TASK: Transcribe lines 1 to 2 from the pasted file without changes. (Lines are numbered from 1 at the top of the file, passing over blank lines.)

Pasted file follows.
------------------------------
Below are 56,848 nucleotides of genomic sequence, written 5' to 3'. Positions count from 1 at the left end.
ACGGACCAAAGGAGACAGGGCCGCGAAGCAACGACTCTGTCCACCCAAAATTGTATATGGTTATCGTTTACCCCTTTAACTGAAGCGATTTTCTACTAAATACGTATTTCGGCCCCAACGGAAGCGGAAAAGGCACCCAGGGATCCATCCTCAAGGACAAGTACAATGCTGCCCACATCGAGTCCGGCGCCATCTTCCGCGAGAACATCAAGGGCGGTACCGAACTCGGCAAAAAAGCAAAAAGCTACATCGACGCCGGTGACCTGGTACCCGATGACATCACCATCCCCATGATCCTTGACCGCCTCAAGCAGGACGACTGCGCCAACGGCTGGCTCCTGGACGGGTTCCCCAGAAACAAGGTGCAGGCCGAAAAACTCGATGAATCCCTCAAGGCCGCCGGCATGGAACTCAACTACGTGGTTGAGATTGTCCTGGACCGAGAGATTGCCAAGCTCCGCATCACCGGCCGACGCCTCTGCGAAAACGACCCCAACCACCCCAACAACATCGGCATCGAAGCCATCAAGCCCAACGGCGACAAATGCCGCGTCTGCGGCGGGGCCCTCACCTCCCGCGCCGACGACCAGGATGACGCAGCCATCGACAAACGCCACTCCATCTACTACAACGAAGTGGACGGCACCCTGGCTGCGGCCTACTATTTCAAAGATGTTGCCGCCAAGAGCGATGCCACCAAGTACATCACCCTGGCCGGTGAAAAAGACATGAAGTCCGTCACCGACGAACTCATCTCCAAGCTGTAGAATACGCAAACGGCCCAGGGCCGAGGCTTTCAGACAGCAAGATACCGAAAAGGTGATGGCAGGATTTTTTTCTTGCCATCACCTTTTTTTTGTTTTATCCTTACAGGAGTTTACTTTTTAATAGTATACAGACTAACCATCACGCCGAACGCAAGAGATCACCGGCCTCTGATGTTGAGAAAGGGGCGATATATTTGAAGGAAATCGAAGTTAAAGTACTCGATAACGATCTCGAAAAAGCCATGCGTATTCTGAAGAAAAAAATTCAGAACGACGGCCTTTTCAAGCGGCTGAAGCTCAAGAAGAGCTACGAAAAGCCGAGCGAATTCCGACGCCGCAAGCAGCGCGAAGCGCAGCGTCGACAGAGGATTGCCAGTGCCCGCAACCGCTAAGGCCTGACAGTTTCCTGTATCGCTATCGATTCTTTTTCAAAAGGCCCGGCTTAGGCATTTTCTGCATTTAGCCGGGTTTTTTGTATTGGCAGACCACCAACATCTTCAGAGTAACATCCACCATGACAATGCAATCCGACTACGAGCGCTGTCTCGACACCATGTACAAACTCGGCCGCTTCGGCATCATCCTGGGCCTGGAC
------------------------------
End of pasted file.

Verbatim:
Below are 56,848 nucleotides of genomic sequence, written 5' to 3'. Positions count from 1 at the left end.
ACGGACCAAAGGAGACAGGGCCGCGAAGCAACGACTCTGTCCACCCAAAATTGTATATGGTTATCGTTTACCCCTTTAACTGAAGCGATTTTCTACTAAATACGTATTTCGGCCCCAACGGAAGCGGAAAAGGCACCCAGGGATCCATCCTCAAGGACAAGTACAATGCTGCCCACATCGAGTCCGGCGCCATCTTCCGCGAGAACATCAAGGGCGGTACCGAACTCGGCAAAAAAGCAAAAAGCTACATCGACGCCGGTGACCTGGTACCCGATGACATCACCATCCCCATGATCCTTGACCGCCTCAAGCAGGACGACTGCGCCAACGGCTGGCTCCTGGACGGGTTCCCCAGAAACAAGGTGCAGGCCGAAAAACTCGATGAATCCCTCAAGGCCGCCGGCATGGAACTCAACTACGTGGTTGAGATTGTCCTGGACCGAGAGATTGCCAAGCTCCGCATCACCGGCCGACGCCTCTGCGAAAACGACCCCAACCACCCCAACAACATCGGCATCGAAGCCATCAAGCCCAACGGCGACAAATGCCGCGTCTGCGGCGGGGCCCTCACCTCCCGCGCCGACGACCAGGATGACGCAGCCATCGACAAACGCCACTCCATCTACTACAACGAAGTGGACGGCACCCTGGCTGCGGCCTACTATTTCAAAGATGTTGCCGCCAAGAGCGATGCCACCAAGTACATCACCCTGGCCGGTGAAAAAGACATGAAGTCCGTCACCGACGAACTCATCTCCAAGCTGTAGAATACGCAAACGGCCCAGGGCCGAGGCTTTCAGACAGCAAGATACCGAAAAGGTGATGGCAGGATTTTTTTCTTGCCATCACCTTTTTTTTGTTTTATCCTTACAGGAGTTTACTTTTTAATAGTATACAGACTAACCATCACGCCGAACGCAAGAGATCACCGGCCTCTGATGTTGAGAAAGGGGCGATATATTTGAAGGAAATCGAAGTTAAAGTACTCGATAACGATCTCGAAAAAGCCATGCGTATTCTGAAGAAAAAAATTCAGAACGACGGCCTTTTCAAGCGGCTGAAGCTCAAGAAGAGCTACGAAAAGCCGAGCGAATTCCGACGCCGCAAGCAGCGCGAAGCGCAGCGTCGACAGAGGATTGCCAGTGCCCGCAACCGCTAAGGCCTGACAGTTTCCTGTATCGCTATCGATTCTTTTTCAAAAGGCCCGGCTTAGGCATTTTCTGCATTTAGCCGGGTTTTTTGTATTGGCAGACCACCAACATCTTCAGAGTAACATCCACCATGACAATGCAATCCGACTACGAGCGCTGTCTCGACACCATGTACAAACTCGGCCGCTTCGGCATCATCCTGGGCCTGGAC